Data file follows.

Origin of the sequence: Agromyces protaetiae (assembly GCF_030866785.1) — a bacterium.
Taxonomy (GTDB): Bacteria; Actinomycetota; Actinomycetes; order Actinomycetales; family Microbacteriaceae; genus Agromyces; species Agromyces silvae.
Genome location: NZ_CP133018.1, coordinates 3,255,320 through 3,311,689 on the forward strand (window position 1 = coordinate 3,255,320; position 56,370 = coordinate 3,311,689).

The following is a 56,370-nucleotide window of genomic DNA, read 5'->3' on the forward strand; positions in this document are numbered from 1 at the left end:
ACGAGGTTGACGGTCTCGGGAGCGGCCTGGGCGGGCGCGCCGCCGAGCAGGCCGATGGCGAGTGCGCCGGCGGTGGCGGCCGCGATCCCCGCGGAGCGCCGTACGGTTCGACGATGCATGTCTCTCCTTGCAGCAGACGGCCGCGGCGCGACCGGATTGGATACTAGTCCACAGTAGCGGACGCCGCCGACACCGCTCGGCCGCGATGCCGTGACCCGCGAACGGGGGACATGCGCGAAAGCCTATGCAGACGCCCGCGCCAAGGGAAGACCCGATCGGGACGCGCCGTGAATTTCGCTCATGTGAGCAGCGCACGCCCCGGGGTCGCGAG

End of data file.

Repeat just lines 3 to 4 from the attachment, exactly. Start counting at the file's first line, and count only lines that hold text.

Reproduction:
Genome location: NZ_CP133018.1, coordinates 3,255,320 through 3,311,689 on the forward strand (window position 1 = coordinate 3,255,320; position 56,370 = coordinate 3,311,689).

The following is a 56,370-nucleotide window of genomic DNA, read 5'->3' on the forward strand; positions in this document are numbered from 1 at the left end: